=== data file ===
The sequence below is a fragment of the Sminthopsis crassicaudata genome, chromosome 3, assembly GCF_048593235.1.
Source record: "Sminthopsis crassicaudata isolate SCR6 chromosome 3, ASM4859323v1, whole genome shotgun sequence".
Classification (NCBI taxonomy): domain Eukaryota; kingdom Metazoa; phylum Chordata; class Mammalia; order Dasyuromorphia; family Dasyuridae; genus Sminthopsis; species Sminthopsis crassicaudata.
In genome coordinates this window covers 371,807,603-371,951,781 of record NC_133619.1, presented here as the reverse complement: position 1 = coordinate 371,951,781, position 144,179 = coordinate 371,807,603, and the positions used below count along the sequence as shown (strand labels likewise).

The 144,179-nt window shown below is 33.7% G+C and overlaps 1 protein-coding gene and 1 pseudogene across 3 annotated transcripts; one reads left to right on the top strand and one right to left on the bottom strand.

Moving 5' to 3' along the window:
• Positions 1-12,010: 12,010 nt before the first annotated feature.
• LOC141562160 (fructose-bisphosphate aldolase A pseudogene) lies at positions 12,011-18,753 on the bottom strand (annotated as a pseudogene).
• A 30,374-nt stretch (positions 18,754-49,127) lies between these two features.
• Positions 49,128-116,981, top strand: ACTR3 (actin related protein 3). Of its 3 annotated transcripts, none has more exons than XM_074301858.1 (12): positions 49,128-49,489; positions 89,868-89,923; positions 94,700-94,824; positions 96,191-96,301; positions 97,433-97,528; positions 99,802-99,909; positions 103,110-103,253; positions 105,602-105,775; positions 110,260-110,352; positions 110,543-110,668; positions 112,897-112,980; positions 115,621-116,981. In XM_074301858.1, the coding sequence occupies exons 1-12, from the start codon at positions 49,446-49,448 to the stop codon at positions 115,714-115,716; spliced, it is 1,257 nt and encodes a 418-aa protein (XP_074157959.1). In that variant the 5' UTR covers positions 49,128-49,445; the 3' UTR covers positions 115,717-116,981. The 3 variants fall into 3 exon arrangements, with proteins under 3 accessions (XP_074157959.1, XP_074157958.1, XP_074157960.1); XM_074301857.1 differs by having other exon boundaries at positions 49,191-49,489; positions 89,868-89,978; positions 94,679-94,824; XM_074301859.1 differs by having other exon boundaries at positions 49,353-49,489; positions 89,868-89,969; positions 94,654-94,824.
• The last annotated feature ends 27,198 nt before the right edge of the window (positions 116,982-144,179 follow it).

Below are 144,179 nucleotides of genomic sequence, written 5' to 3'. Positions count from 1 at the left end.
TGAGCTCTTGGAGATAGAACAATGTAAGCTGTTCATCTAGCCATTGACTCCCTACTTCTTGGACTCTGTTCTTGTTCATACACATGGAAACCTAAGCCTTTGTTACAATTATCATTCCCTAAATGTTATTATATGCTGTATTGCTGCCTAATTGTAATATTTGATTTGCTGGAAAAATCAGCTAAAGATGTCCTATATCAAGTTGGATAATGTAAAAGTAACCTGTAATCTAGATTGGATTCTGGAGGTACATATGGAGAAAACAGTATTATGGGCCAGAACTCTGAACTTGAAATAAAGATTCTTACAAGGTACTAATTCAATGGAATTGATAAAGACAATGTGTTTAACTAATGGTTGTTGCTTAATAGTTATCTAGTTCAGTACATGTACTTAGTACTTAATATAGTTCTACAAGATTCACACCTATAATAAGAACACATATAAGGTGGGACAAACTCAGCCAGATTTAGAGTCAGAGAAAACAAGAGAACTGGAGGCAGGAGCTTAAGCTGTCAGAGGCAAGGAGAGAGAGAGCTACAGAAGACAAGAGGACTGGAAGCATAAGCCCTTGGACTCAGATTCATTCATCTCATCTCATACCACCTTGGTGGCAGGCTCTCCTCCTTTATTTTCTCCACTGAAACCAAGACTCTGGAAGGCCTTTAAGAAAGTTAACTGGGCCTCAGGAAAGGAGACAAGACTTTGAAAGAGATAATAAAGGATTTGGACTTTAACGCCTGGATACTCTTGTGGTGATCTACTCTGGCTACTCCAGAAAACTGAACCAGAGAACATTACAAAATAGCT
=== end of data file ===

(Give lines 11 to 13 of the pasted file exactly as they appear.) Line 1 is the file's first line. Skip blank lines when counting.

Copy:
• The last annotated feature ends 27,198 nt before the right edge of the window (positions 116,982-144,179 follow it).

Below are 144,179 nucleotides of genomic sequence, written 5' to 3'. Positions count from 1 at the left end.
TGAGCTCTTGGAGATAGAACAATGTAAGCTGTTCATCTAGCCATTGACTCCCTACTTCTTGGACTCTGTTCTTGTTCATACACATGGAAACCTAAGCCTTTGTTACAATTATCATTCCCTAAATGTTATTATATGCTGTATTGCTGCCTAATTGTAATATTTGATTTGCTGGAAAAATCAGCTAAAGATGTCCTATATCAAGTTGGATAATGTAAAAGTAACCTGTAATCTAGATTGGATTCTGGAGGTACATATGGAGAAAACAGTATTATGGGCCAGAACTCTGAACTTGAAATAAAGATTCTTACAAGGTACTAATTCAATGGAATTGATAAAGACAATGTGTTTAACTAATGGTTGTTGCTTAATAGTTATCTAGTTCAGTACATGTACTTAGTACTTAATATAGTTCTACAAGATTCACACCTATAATAAGAACACATATAAGGTGGGACAAACTCAGCCAGATTTAGAGTCAGAGAAAACAAGAGAACTGGAGGCAGGAGCTTAAGCTGTCAGAGGCAAGGAGAGAGAGAGCTACAGAAGACAAGAGGACTGGAAGCATAAGCCCTTGGACTCAGATTCATTCATCTCATCTCATACCACCTTGGTGGCAGGCTCTCCTCCTTTATTTTCTCCACTGAAACCAAGACTCTGGAAGGCCTTTAAGAAAGTTAACTGGGCCTCAGGAAAGGAGACAAGACTTTGAAAGAGATAATAAAGGATTTGGACTTTAACGCCTGGATACTCTTGTGGTGATCTACTCTGGCTACTCCAGAAAACTGAACCAGAGAACATTACAAAATAGCT